PATRICK E. MEYERS et al., Plaintiffs,
QUIZ-DIA LLC et al., Defendants. QUIZ-DIA LLC et al., Third-Party Plaintiffs,
ROCKFORD MANAGER LLC et al., Third-Party Defendants.
Submitted: April 7, 2017
T. Dorsey, Richard J. Thomas, Emily V. Burton, YOUNG CONAWAY
STARGATT & TAYLOR, LLP, Wilmington, Delaware; Bruce S.
Bennett, Christopher Lovrien, Nathaniel P. Garrett, Sarah G.
Conway, JONES DAY, Los Angeles, California; Counsel for
E. Czeschin, Blake Rohrbacher, Susan M. Hannigan, Elizabeth
A. DeFelice, Brian F. Morris, RICHARDS, LAYTON & FINGER,
P.A., Wilmington, Delaware; Counsel for Defendants and
their operating agreements, defendants Quiz-DIA LLC, Quizmark
LLC, and QCE Gift Card LLC (collectively, the
"Subs") granted their officers a right to mandatory
indemnification. Plaintiffs Greg MacDonald and Dennis Smythe
claim that they are entitled to indemnification from each of
the Subs for losses they incurred in connection with a
lawsuit filed in Colorado (the "Colorado Action").
At this point, the Colorado Action has been dismissed, and
the order dismissing the case has become final.
and Smythe successfully defended the Colorado Action. They
are therefore entitled to indemnification from Quizmark and
QCE Gift Card for losses they incurred in connection with the
Colorado Action, which they suffered by reason of their
status of former officers of the Subs. The covered losses
encompass the expenses that MacDonald and Smythe incurred
first investigating and later defending against the claims
that were asserted against them in the Colorado Action.
Summary judgment on these issues is entered in favor of
MacDonald and Smythe and against Quizmark and QCE Gift Card.
and Smythe are not entitled to indemnification from Quiz-DIA.
The right to mandatory indemnification in Quiz-DIA's
operating agreement only extended to members and officers of
that entity. MacDonald and Smythe were neither. Summary
judgment on this issue is entered in favor of Quiz-DIA and
against MacDonald and Smythe.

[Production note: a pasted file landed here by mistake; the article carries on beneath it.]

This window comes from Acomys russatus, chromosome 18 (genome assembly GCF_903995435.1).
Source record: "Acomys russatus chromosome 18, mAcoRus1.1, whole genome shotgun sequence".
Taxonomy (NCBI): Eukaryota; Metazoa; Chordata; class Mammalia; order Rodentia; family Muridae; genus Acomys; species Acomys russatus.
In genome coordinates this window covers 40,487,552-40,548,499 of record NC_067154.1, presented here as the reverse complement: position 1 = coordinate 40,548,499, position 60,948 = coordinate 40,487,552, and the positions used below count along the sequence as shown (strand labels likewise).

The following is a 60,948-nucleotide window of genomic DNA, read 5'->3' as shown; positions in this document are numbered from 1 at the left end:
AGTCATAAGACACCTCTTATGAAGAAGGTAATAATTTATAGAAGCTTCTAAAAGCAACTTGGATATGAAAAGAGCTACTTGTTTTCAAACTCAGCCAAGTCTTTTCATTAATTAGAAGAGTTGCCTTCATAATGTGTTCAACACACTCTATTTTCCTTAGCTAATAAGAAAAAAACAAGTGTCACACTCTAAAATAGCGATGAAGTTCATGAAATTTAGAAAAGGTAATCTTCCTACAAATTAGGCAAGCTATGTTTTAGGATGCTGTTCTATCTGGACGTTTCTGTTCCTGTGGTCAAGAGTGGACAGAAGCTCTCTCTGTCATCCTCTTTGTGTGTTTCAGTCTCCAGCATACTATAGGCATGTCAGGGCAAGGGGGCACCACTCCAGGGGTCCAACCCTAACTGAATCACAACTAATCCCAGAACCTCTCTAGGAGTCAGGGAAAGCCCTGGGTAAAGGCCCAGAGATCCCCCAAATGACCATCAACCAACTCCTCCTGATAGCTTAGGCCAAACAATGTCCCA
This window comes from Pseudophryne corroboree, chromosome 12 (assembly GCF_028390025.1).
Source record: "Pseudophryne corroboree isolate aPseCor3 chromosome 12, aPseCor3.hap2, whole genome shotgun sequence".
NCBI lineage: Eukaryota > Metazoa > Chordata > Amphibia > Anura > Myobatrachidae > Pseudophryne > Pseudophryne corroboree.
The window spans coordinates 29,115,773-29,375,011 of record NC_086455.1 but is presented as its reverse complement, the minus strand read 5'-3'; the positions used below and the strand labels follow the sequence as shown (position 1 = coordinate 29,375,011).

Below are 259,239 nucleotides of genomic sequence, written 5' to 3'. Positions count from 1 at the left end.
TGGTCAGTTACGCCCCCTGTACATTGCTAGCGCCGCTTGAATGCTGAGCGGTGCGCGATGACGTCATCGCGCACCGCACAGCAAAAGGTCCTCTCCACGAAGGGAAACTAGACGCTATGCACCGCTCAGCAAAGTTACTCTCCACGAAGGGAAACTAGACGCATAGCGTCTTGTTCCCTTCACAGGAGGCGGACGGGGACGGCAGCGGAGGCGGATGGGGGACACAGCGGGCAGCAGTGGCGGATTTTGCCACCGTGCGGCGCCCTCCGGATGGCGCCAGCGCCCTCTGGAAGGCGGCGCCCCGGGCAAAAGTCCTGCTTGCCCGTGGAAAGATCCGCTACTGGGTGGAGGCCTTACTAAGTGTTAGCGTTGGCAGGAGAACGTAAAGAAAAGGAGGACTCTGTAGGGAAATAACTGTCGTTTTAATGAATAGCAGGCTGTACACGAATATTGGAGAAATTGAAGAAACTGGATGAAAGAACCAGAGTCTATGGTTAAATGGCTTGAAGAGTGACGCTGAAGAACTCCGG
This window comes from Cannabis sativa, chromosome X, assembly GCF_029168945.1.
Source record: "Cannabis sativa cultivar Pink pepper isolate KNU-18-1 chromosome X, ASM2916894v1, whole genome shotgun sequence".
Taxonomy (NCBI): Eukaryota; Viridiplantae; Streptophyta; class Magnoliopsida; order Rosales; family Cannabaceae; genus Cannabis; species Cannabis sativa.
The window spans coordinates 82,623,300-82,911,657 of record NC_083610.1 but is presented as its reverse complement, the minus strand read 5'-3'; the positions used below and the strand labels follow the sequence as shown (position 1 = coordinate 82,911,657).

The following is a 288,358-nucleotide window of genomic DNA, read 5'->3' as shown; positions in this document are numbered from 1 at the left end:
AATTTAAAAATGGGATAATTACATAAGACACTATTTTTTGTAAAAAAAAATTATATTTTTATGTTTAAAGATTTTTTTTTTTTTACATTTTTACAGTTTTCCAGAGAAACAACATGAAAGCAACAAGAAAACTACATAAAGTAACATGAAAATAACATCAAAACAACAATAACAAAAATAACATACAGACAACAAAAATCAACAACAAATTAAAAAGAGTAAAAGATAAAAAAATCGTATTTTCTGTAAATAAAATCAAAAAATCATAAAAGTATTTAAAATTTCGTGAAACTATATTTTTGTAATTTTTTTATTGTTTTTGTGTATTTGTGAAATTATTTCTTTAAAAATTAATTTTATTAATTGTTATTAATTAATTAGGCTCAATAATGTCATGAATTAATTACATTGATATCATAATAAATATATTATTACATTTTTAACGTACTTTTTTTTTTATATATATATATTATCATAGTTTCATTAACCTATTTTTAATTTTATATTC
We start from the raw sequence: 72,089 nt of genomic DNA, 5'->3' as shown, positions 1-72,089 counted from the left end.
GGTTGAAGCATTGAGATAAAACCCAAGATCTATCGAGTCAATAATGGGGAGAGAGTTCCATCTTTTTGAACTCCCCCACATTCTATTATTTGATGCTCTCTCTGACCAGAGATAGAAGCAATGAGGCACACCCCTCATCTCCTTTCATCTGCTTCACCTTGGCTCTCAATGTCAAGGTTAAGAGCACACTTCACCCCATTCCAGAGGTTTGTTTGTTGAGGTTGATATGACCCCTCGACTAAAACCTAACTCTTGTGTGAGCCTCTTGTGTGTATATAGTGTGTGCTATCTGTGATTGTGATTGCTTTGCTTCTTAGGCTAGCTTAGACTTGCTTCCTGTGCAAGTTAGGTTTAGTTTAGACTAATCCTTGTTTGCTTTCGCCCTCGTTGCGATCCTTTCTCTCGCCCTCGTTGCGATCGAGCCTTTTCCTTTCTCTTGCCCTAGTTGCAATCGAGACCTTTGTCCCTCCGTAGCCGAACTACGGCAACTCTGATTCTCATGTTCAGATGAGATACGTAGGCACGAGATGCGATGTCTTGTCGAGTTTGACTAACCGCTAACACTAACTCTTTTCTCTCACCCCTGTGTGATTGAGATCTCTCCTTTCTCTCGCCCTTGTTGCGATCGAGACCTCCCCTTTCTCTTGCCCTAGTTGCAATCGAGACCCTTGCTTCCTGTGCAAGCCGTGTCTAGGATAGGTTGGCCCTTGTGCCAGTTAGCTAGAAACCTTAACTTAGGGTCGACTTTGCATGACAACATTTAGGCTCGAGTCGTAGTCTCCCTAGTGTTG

issues addressed in this decision were presented on cross
motions for summary judgment. The parties have not identified
any material disputes of fact, so the cross motions are
deemed "the equivalent of a stipulation for decision on
the merits based on the record submitted with the
time of the events giving rise to this decision, QCE LLC
("OpCo") was the primary operating entity for the
Quiznos sandwich shop empire. The Subs were direct and
indirect subsidiaries of OpCo. Quiz-DIA and Quizmark were
Delaware limited liability companies. QCE Gift Card was an
Arizona limited liability company.
was the Chief Executive Officer of OpCo. Smythe was the Chief
Financial Officer of OpCo. MacDonald and Smythe claim that
they were also officers of all of the other entities in the
Quiznos enterprise, including the Subs.
the Subs had an operating agreement that granted its officers
a right to mandatory indemnification. Framed in identical
terms, the provisions stated as follows:
To the full extent permitted by applicable law, a Member or
Officer shall be entitled to indemnification from the Company
for any loss, damage or claim incurred by such Member or
Officer by reason of any act or omission performed or omitted
by such Member or Officer in good faith on behalf of the
Company and in a manner reasonably believed to be within the
scope of the authority conferred on such Member or Officer by
this Agreement, except that no Member or Officer shall be
entitled to be indemnified in respect of any loss, damage or
claim incurred by such Member or Officer by reason of willful
misconduct with respect to such acts or omissions; provided,
however, that any indemnity under this Section . . . shall be
provided out of and to the extent of Company assets only, and
the Member shall not have personal liability on account
the three agreements are identical, this decision refers to
the provisions singularly as the "Indemnification
The Threatened Claims
2006, Quiznos engaged in a leveraged recapitalization. To
fund the transaction, OpCo borrowed a total of $875 million.
OpCo subsequently suffered financial reversals.
2012, various funds affiliated with Avenue Capital Management
II, L.P. and Fortress Investment Group LLC (the
"Funds") had accumulated a substantial position in
OpCo's debt. Their holdings gave them the power to
declare a default under OpCo's loan agreements and pursue
remedies as creditors. To neutralize that threat, Quiznos
entered into a complex out-of-court restructuring with its
creditors (the "Restructuring"). In practical
terms, the Restructuring transferred ultimate ownership of
Quiznos and its subsidiaries, including the Subs, to the
and Smythe left Quiznos in July 2012. In summer 2013, the
Funds asked MacDonald and Smythe to attend meetings with Fund
representatives in New York City and Denver. Suspecting that
the Funds were contemplating litigation, MacDonald and Smythe
retained Jones Day to investigate potential claims that the
Funds might pursue. At the meetings, the Funds interrogated
MacDonald and Smythe about the Restructuring, and they
expressed frustration with the Restructuring and Quiznos'
March 14, 2014, OpCo and many of its affiliates-but not the
Subs-filed for bankruptcy. Their filings disclosed that
"[t]he Reorganized Debtors [and the Funds] w[ould] enter
into [a] Specified Litigation Agreement" to pursue
"Specified Litigation Claims" against various
individuals, including MacDonald and Smythe. The plan of
reorganization defined the term "Specified Litigation
Claims" as encompassing "all claims and causes of